Texas Supreme Court considers wastewater cases

January 16, 2014

Earlier this month, the Texas Supreme Court heard arguments in a dispute between an oil and gas drilling company and a nearby rice farm. The issue, which has arisen many times in various states since the beginning of the recent oil and gas drilling boom, is that of pollution.

A New York Times article that summarized the case before it went before the state's highest court wrote that the owner of the rice farm in Liberty County claims that wastewater from these wells containing the chemical acetone has reached a saltwater aquifer underneath the land, preventing it from being desalinated for drinking purposes. The owner asked the court to determine how far below ground property lines extend, and whether this contamination counts as trespassing.

The article also notes that, in Texas, oil drilling and property rights are both important issues.

"This is the classic battle between the two quintessential values that are in direct conflict with each other," Matthew Festa, a professor at the South Texas College of Law, told the news source. "On a lot of different levels, this case could make some new law."

For landowners, oil and gas interests have often posed a problem

This case is hardly the first time that an energy company has battled a Texas landowner in court over property rights. The Times article cited one such case that occurred in 2008. At the time, a group of mineral owners sued Coastal Oil & Gas for trespassing, claiming that the company had taken some gas that was beneath their property while drilling its well. In this case, the court sided with Coastal Oil & Gas.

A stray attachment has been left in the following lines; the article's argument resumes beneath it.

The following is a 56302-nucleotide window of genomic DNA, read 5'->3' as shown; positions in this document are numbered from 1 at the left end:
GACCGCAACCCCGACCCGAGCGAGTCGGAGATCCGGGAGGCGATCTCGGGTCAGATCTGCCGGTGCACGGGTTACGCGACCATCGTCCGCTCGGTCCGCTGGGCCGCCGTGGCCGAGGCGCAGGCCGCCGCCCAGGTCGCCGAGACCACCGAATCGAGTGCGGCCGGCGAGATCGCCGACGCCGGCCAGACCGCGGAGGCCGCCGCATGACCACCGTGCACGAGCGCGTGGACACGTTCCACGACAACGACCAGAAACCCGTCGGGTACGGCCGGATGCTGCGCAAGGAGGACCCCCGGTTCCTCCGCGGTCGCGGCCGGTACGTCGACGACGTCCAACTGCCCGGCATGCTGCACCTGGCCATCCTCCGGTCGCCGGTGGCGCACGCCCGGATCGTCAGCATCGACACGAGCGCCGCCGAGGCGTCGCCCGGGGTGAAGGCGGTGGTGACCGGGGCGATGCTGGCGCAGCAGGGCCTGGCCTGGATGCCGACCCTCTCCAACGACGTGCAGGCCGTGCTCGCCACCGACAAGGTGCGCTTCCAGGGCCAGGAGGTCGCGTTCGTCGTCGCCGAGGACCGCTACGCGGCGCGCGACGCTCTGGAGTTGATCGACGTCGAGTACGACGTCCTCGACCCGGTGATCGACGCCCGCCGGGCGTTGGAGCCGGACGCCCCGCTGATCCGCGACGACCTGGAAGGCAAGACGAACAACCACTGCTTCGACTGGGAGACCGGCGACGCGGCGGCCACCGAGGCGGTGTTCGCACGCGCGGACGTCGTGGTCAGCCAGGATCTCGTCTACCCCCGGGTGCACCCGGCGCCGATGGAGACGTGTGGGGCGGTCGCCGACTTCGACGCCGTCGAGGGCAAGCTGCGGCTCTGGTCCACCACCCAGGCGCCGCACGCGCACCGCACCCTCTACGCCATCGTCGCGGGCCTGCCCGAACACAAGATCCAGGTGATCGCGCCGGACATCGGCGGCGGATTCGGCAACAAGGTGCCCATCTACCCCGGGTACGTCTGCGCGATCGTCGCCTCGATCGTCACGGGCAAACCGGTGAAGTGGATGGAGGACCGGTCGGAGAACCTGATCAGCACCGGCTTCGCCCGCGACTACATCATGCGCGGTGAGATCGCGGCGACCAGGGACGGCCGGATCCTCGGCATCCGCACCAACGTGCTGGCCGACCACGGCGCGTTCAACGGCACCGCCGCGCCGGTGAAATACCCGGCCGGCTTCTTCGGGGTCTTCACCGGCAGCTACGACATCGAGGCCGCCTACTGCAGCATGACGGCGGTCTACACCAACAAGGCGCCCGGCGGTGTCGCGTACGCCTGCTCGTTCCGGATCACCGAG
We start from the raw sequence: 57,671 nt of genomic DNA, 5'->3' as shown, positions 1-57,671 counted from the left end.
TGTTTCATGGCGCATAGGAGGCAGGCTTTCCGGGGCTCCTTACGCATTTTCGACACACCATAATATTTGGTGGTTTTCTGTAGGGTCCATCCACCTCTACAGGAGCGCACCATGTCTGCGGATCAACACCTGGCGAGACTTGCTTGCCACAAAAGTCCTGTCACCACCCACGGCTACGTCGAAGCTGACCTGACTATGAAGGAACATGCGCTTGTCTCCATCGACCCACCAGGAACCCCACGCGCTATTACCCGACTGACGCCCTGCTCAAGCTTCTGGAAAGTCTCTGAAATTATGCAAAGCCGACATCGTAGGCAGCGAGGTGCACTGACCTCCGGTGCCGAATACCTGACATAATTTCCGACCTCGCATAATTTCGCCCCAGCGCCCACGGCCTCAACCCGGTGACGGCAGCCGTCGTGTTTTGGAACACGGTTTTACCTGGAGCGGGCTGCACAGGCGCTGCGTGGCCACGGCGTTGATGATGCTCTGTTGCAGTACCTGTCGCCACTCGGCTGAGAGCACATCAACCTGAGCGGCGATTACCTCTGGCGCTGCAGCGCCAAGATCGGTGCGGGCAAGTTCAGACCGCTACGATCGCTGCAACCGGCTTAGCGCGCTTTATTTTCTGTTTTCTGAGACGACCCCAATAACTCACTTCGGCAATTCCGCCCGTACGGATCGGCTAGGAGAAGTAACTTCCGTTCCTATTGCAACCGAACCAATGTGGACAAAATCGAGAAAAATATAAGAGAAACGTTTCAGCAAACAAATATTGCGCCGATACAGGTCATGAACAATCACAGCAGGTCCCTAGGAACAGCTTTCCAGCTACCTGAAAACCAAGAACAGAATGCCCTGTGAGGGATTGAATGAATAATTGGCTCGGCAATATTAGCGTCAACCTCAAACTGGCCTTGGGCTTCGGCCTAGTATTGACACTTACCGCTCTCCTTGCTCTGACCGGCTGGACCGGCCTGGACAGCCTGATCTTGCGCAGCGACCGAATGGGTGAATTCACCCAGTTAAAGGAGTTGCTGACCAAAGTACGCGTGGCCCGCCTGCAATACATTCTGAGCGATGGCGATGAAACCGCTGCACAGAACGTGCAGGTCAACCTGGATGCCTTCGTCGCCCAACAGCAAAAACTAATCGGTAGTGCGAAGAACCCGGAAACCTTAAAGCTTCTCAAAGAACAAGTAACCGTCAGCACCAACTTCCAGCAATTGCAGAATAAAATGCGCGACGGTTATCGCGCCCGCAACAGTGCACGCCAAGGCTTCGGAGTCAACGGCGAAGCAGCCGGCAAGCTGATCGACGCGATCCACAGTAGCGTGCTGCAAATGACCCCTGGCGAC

As pointed out by a recent article on NPR's State Impact, in drilling set ups like this one, "some drainage is virtually unavoidable."

Some property owners would argue that the same could be said for contamination. After all, as State Impact points out, fracking quite literally involves the fracturing of rock underground in order to release oil and gas. Sometimes, it can be difficult to predict just how far a particular fracture will penetrate, and whether it will extend beneath someone else's property.

High court case crucial to settling future disputes

With this in mind, it is easy to see why the case before the Texas Supreme Court is so important. Depending on where the justices draw a property owner's line underground, the oil and gas driller may be required to pay damages or fund soil and groundwater remediation. Such a decision may force other companies in the industry to reconsider the way they set up their operations, due to the risk of neighboring landowners taking similar legal action.

If this ends up being the case, then energy companies will almost certainly want to work with environmental consultants to ensure that they are using best practices and in compliance with pertinent regulations. This is far preferable to waiting for a major environmental liability to develop.